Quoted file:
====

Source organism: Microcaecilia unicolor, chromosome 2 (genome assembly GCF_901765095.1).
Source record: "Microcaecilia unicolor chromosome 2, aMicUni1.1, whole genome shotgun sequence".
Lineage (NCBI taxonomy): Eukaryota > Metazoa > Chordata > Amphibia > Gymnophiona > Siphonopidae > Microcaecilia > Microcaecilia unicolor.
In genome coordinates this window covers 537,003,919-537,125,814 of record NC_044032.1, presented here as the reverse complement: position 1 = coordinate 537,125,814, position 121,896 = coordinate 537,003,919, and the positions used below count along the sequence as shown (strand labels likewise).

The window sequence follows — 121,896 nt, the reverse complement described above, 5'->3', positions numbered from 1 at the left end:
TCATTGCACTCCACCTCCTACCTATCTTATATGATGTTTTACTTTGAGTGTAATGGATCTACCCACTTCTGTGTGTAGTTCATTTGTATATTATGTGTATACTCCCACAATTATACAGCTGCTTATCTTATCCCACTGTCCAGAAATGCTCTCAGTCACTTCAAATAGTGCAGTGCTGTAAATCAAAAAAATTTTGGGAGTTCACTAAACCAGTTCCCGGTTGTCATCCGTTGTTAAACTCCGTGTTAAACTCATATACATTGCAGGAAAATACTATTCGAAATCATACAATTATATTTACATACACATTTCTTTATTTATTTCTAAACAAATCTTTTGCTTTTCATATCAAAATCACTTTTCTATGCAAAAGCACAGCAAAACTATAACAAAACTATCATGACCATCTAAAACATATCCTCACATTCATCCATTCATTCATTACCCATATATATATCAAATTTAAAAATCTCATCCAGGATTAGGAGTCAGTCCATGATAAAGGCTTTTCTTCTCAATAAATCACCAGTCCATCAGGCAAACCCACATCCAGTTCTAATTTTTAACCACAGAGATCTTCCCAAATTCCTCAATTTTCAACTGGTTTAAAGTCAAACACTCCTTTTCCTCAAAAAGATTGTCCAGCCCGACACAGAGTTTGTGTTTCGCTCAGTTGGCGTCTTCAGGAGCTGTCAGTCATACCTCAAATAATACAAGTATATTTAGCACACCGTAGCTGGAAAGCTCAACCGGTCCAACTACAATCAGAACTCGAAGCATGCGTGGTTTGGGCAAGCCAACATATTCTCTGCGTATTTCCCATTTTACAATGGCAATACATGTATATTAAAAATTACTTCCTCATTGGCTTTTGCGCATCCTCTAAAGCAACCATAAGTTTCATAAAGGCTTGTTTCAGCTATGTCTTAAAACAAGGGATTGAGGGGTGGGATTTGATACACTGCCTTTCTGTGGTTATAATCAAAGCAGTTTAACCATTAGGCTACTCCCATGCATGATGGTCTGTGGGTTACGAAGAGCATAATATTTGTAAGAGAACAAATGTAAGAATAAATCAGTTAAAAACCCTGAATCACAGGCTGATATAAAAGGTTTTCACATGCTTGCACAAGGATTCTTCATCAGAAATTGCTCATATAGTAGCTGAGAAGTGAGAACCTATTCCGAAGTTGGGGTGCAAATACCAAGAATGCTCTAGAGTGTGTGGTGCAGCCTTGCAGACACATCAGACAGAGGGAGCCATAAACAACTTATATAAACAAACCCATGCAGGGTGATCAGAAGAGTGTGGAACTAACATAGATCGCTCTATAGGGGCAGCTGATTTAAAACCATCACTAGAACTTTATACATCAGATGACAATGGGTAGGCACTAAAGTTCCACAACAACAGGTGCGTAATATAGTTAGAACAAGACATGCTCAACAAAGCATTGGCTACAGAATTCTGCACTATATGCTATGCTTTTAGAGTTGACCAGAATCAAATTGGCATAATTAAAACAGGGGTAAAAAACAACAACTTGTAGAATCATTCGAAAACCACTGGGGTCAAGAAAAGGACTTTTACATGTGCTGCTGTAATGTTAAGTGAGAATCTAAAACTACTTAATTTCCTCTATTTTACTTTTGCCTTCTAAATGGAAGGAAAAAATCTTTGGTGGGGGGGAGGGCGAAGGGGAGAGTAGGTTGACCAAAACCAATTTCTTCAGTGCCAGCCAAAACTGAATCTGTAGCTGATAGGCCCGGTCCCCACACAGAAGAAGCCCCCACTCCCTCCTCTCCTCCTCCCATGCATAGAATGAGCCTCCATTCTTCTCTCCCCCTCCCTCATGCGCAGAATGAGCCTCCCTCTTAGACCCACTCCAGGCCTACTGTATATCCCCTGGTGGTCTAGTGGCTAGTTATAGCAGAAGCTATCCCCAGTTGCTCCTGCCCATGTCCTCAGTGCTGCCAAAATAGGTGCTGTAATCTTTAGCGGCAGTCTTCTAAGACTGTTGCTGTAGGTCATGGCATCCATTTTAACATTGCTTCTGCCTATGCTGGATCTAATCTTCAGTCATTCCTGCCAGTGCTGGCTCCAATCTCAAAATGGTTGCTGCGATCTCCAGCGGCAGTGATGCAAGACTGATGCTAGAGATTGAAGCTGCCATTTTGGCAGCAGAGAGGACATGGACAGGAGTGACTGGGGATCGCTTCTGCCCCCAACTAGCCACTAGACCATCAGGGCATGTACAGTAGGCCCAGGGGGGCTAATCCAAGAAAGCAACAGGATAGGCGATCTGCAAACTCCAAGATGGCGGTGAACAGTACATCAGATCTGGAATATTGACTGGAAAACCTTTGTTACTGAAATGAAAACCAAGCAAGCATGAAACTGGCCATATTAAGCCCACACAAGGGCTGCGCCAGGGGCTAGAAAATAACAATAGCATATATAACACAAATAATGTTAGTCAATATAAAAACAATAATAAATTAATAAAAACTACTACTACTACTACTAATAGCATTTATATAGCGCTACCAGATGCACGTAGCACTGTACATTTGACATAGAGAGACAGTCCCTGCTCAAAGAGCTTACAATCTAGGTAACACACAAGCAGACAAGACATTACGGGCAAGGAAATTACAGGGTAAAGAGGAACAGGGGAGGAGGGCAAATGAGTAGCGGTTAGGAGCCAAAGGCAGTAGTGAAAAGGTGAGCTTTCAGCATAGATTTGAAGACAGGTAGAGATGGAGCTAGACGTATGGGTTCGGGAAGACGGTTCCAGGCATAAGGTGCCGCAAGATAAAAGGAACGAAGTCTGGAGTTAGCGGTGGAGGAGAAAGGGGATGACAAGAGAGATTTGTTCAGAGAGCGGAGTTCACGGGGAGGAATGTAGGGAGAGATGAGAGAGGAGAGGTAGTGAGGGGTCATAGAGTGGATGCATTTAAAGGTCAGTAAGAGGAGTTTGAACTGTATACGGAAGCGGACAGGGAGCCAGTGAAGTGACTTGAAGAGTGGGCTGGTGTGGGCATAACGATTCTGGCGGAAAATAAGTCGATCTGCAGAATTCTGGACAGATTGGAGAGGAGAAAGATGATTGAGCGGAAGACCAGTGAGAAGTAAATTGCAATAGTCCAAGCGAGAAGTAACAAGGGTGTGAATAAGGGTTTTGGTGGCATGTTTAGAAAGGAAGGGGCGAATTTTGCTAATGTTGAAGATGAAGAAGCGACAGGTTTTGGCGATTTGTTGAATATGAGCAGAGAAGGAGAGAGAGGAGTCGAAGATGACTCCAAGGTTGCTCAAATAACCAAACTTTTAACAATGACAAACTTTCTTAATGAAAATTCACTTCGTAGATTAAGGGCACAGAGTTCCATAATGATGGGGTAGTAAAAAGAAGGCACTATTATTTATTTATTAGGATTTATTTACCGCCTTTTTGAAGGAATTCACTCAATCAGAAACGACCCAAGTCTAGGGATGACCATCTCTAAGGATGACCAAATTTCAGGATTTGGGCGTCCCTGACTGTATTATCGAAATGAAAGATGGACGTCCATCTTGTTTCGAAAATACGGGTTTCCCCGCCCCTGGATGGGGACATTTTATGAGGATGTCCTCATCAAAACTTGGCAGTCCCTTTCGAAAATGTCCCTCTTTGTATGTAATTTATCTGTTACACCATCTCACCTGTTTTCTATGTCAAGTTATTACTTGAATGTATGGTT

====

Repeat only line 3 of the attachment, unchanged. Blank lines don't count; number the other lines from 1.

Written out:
Lineage (NCBI taxonomy): Eukaryota > Metazoa > Chordata > Amphibia > Gymnophiona > Siphonopidae > Microcaecilia > Microcaecilia unicolor.